The final night of the Revelations Film Festival made time to showcase a collection of Australian-made short films. Overall, the quality of the output was high – the acting was uniformly excellent, the directorial visions were mostly clear and effective, and the generous budgets for each were apparent and put to great use.
The first to be shown was Monsters As Friends, a mini-documentary film about rising star local artist Steve Browne, as he twisted and turned his way to setting up his very first solo exhibition. Garnering international fame for his stellar Logan mural painted in promotion of Hugh Jackman’s last outing as the famous character, Browne is filmed navigating the many stresses of bringing his exhibition dream to fruition with a healthy dose of irrepressible humour and cathartic buckets of sweat and tears. A slight documentary about a local artist’s struggle to get paid for his efforts was an early highlight of the night and made me an instant fan of Browne’s work. I wish him luck!
I Said Nothing was mostly set inside the protagonist’s memory, and it was a relief to see the conceit was used effectively to tell its story. When a passionate ex shows up at her engagement party to a new man, she debates whether she made the right choice in the depths of her mind. She plays a psychological gamble with her current relationship by remembering both the good and bad of what came before, and whether what she has now is worth what she will ultimately have to give up. It was an energetic, funny and surprisingly deep look at how love both lost and gained can be a very introspective experience, even if it did veer off into standard American-fare rom-com stylings by the end. Well worth a seeking out.
Nobody’s Child was a refreshing viewing experience, if only for its rich outback setting and a touching cast of the type of actors little seen in commercial cinema. With a twin sister in hospital after nearly drowning, a young Indigenous girl comes to terms with her grief and a clawing sense of responsibility for her sister’s predicament. Her devoted grandparents do their best to soothe her, but her memory of the day her sister nearly drowned weighs heavily on her – her large, beautiful eyes acting as a window into an innocent soul being tormented. Though a little too maudlin and sentimental to be a truly affecting tragedy, writer-director CJ Friday has made a well-acted tearjerker in the heart of this nation’s natural splendour – a startling achievement in itself.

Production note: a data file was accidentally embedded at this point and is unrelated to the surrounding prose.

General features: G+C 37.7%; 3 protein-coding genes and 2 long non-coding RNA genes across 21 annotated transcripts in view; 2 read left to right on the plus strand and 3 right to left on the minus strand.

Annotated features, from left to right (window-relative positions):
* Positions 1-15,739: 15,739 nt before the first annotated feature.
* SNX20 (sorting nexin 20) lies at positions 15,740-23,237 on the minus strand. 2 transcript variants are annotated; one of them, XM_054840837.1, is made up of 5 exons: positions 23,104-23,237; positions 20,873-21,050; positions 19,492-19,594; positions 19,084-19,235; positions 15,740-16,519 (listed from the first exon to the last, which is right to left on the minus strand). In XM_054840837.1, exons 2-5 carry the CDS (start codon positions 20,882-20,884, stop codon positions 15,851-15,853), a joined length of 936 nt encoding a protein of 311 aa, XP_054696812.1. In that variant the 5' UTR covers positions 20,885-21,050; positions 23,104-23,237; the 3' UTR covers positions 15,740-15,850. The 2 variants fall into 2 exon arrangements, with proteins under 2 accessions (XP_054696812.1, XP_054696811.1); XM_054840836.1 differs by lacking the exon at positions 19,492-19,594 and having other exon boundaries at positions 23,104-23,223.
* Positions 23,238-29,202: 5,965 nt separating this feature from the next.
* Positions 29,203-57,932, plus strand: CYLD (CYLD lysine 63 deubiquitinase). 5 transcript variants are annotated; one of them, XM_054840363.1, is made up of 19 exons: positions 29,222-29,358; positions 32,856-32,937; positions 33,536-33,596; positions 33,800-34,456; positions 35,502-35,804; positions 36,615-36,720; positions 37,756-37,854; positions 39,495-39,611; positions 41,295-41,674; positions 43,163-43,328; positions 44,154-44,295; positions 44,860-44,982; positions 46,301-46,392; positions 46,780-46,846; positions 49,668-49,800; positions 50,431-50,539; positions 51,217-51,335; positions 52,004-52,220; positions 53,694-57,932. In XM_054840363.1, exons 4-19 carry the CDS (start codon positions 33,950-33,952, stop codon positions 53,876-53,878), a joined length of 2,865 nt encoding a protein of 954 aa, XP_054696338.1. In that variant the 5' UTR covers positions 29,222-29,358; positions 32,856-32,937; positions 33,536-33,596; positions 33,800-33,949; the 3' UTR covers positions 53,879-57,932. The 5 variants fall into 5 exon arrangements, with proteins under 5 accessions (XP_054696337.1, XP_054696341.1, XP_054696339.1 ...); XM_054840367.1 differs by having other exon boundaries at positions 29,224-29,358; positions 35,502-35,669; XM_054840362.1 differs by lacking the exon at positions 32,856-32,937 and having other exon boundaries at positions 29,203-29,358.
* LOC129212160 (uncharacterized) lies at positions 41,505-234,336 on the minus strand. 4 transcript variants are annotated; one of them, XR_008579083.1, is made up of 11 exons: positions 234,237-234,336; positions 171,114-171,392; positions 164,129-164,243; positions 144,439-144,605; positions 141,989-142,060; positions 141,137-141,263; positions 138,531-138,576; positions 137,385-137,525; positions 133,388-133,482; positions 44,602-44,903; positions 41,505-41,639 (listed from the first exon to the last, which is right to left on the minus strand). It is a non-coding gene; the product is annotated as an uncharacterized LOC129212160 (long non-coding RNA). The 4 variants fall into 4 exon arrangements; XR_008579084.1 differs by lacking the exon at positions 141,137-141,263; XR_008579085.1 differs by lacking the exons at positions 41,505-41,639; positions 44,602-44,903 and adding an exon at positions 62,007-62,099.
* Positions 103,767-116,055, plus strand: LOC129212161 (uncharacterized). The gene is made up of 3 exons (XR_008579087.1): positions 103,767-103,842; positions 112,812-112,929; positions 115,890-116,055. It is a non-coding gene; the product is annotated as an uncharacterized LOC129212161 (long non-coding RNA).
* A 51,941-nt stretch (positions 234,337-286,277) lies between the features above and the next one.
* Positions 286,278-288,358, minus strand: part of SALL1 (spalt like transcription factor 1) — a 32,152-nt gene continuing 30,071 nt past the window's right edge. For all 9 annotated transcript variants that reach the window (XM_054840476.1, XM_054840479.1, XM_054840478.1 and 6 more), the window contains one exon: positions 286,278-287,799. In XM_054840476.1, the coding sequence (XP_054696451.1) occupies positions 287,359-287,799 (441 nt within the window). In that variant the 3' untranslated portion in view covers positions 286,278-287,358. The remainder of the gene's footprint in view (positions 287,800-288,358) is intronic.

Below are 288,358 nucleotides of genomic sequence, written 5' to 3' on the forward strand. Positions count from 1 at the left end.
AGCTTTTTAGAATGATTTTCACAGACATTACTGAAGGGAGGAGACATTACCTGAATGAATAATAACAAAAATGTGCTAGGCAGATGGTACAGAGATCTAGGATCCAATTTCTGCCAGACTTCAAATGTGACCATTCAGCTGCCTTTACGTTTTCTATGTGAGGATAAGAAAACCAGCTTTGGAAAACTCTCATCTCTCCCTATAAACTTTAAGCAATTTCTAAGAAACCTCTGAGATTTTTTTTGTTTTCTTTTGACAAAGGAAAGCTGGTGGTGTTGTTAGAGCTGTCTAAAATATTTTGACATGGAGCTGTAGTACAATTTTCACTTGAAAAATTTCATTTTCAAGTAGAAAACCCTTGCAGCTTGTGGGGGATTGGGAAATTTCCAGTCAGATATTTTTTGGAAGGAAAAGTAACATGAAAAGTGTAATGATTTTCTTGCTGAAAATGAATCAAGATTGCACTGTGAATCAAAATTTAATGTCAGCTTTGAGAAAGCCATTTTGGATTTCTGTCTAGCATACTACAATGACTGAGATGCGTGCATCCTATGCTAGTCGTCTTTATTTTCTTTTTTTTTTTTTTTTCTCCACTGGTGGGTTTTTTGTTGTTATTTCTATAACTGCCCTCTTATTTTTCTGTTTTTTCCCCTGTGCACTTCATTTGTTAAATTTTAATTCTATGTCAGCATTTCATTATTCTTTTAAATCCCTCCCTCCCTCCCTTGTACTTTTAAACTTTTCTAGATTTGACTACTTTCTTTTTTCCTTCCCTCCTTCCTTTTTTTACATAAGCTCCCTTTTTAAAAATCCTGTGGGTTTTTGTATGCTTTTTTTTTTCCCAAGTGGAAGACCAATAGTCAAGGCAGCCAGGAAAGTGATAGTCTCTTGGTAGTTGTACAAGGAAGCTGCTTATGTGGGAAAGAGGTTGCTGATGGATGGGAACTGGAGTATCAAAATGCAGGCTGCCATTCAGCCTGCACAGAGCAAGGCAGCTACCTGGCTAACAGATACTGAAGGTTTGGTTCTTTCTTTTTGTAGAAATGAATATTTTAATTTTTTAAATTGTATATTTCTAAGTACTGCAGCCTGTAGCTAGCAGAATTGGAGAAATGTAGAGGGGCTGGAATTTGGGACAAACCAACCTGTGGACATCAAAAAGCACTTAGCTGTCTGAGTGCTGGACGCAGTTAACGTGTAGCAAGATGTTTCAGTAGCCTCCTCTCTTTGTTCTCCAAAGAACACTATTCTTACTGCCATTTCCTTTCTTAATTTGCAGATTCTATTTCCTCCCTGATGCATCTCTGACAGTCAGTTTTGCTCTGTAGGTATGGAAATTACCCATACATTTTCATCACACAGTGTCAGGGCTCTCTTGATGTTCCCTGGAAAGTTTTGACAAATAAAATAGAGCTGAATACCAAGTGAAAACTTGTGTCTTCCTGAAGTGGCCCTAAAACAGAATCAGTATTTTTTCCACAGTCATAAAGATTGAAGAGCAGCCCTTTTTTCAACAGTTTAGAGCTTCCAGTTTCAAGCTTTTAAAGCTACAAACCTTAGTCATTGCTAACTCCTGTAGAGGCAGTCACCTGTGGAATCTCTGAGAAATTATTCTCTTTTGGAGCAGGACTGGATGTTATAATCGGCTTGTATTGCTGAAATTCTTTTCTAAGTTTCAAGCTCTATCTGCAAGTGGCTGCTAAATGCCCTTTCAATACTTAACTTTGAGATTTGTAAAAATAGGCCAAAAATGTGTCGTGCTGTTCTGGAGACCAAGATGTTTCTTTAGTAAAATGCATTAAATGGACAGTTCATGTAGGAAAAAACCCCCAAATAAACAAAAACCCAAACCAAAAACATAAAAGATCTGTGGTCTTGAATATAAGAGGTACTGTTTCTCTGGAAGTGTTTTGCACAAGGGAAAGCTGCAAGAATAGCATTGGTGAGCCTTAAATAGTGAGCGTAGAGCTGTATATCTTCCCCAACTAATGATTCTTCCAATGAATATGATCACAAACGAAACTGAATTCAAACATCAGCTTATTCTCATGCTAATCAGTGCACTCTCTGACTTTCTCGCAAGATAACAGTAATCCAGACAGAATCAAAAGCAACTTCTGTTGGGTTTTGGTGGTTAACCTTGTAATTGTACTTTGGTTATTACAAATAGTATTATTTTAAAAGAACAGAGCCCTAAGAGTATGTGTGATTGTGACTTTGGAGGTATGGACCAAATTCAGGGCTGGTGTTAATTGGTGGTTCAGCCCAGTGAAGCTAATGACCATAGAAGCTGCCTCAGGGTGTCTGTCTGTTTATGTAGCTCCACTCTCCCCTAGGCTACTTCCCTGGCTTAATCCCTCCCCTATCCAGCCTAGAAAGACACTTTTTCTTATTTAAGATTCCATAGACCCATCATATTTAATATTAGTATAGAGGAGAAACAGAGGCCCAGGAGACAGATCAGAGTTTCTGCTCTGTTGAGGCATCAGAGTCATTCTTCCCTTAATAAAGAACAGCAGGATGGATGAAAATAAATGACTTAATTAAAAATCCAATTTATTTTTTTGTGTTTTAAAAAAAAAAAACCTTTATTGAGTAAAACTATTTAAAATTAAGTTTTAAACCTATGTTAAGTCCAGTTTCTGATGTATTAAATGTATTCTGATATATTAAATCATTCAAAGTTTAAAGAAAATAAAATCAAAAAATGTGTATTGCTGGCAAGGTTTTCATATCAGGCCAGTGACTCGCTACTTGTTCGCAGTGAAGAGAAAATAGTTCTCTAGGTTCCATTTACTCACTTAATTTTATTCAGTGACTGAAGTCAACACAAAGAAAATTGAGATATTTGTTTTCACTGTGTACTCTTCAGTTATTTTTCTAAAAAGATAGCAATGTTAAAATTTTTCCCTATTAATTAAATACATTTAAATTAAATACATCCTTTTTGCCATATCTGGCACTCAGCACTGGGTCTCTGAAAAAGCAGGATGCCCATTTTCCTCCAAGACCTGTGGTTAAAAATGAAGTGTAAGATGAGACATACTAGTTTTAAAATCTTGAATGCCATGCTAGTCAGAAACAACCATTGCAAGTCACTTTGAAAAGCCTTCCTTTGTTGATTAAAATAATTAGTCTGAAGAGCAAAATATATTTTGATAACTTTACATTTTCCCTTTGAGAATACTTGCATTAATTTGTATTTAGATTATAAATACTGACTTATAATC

Crumbs, my least favourite of the roster, showcased in spades the very same writing problems holding back Nobody’s Child from becoming all that that film wished it was…only without the added benefit of the splendid outback setting and refreshingly little-seen cast. After a personal tragedy has driven a wedge between a man and wife, the man strikes up an unusual relationship with his 9-year-old neighbour, who is busy trying to help a bird’s egg hatch. A thinly veiled metaphor for the loss felt through miscarriage and the redemptive process in trying again, this film failed to fundamentally understand that crying does not equal good acting and that stories about hard-hitting subjects – when not told effectively – often and easily become unfortunate, manipulative exercises in tedium. In an otherwise great program, this short stuck out like a sore thumb.
Luckily the next film Watchdog was undoubtedly the strongest film shown that night and was perfectly placed to soothe my soul after the poor showing of Crumbs. A lonely but compassionate man saves lives in danger of suicide on the peaks of his favourite fishing cliffs in a beautiful and fascinating look into a remote sort of life that is nonetheless full of meaning, loss, and hope. With a towering, heartbreaking performance from lead actor Igor Sas as the fisherman dedicated to lending those in need a helping hand, this is an Australian viewing experience you won’t want spoiled for you. Brilliant, and the highlight of the night by far.
Lastly, an odd and intriguing setting pays off in Adult School where, under a new government ruling, all adults are required to complete enrolment in a school where they are taught to be, well, adults. Lara is a new classmate attending Adult School with her long-term partner. Confused about where her life is going and whether she is happy in her relationship, she meets Harry, a heartthrob surfer dude who helps her find what she is looking for. I realise I’m being vague, but – like the aforementioned Watchdog – this is a film with some surprising turns that I would hate to spoil for you should you see it. A fresh take on love – not just for others, but yourself as well – keeps it from falling into familiar rom-com trappings, and it remains a witty, funny film throughout.
All in all, it was a sound way to conclude what was an intriguing, intelligent, and altogether quality Revelations Film Festival, filled to the brim with fascinating viewing experiences if you knew where to look. 2017’s fest was certainly an artistic success. Roll on next year!
For more information visit the RevFest Website